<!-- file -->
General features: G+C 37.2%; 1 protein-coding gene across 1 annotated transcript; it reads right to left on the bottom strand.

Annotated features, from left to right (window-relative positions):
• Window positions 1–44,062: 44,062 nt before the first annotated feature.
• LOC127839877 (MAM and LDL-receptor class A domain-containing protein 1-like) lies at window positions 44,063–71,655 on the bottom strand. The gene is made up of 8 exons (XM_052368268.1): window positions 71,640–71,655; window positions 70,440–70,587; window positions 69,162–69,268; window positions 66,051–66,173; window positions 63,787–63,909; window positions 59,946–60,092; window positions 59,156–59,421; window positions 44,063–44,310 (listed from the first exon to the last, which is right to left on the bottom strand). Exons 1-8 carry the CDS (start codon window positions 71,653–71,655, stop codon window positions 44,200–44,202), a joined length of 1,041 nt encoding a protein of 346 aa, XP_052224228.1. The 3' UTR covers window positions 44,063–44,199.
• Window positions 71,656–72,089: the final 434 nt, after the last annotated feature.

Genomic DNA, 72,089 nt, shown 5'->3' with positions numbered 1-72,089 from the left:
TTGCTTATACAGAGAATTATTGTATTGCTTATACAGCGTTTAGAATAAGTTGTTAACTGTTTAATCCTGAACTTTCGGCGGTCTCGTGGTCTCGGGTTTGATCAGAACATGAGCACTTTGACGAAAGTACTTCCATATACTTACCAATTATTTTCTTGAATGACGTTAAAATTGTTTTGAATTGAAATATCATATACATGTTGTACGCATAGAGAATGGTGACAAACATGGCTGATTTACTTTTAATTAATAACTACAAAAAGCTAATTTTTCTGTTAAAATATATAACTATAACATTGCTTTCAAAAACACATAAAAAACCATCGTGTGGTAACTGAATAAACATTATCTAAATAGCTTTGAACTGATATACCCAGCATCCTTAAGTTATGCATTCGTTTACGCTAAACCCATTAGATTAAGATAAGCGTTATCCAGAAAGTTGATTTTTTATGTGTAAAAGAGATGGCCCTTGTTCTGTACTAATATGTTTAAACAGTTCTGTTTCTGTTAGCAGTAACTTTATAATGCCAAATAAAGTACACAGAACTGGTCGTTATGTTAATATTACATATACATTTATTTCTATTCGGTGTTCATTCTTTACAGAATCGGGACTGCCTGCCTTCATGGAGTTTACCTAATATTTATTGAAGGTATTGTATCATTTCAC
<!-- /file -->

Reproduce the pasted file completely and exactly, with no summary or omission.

General features: G+C 37.2%; 1 protein-coding gene across 1 annotated transcript; it reads right to left on the bottom strand.

Annotated features, from left to right (window-relative positions):
• Window positions 1–44,062: 44,062 nt before the first annotated feature.
• LOC127839877 (MAM and LDL-receptor class A domain-containing protein 1-like) lies at window positions 44,063–71,655 on the bottom strand. The gene is made up of 8 exons (XM_052368268.1): window positions 71,640–71,655; window positions 70,440–70,587; window positions 69,162–69,268; window positions 66,051–66,173; window positions 63,787–63,909; window positions 59,946–60,092; window positions 59,156–59,421; window positions 44,063–44,310 (listed from the first exon to the last, which is right to left on the bottom strand). Exons 1-8 carry the CDS (start codon window positions 71,653–71,655, stop codon window positions 44,200–44,202), a joined length of 1,041 nt encoding a protein of 346 aa, XP_052224228.1. The 3' UTR covers window positions 44,063–44,199.
• Window positions 71,656–72,089: the final 434 nt, after the last annotated feature.

Genomic DNA, 72,089 nt, shown 5'->3' with positions numbered 1-72,089 from the left:
TTGCTTATACAGAGAATTATTGTATTGCTTATACAGCGTTTAGAATAAGTTGTTAACTGTTTAATCCTGAACTTTCGGCGGTCTCGTGGTCTCGGGTTTGATCAGAACATGAGCACTTTGACGAAAGTACTTCCATATACTTACCAATTATTTTCTTGAATGACGTTAAAATTGTTTTGAATTGAAATATCATATACATGTTGTACGCATAGAGAATGGTGACAAACATGGCTGATTTACTTTTAATTAATAACTACAAAAAGCTAATTTTTCTGTTAAAATATATAACTATAACATTGCTTTCAAAAACACATAAAAAACCATCGTGTGGTAACTGAATAAACATTATCTAAATAGCTTTGAACTGATATACCCAGCATCCTTAAGTTATGCATTCGTTTACGCTAAACCCATTAGATTAAGATAAGCGTTATCCAGAAAGTTGATTTTTTATGTGTAAAAGAGATGGCCCTTGTTCTGTACTAATATGTTTAAACAGTTCTGTTTCTGTTAGCAGTAACTTTATAATGCCAAATAAAGTACACAGAACTGGTCGTTATGTTAATATTACATATACATTTATTTCTATTCGGTGTTCATTCTTTACAGAATCGGGACTGCCTGCCTTCATGGAGTTTACCTAATATTTATTGAAGGTATTGTATCATTTCAC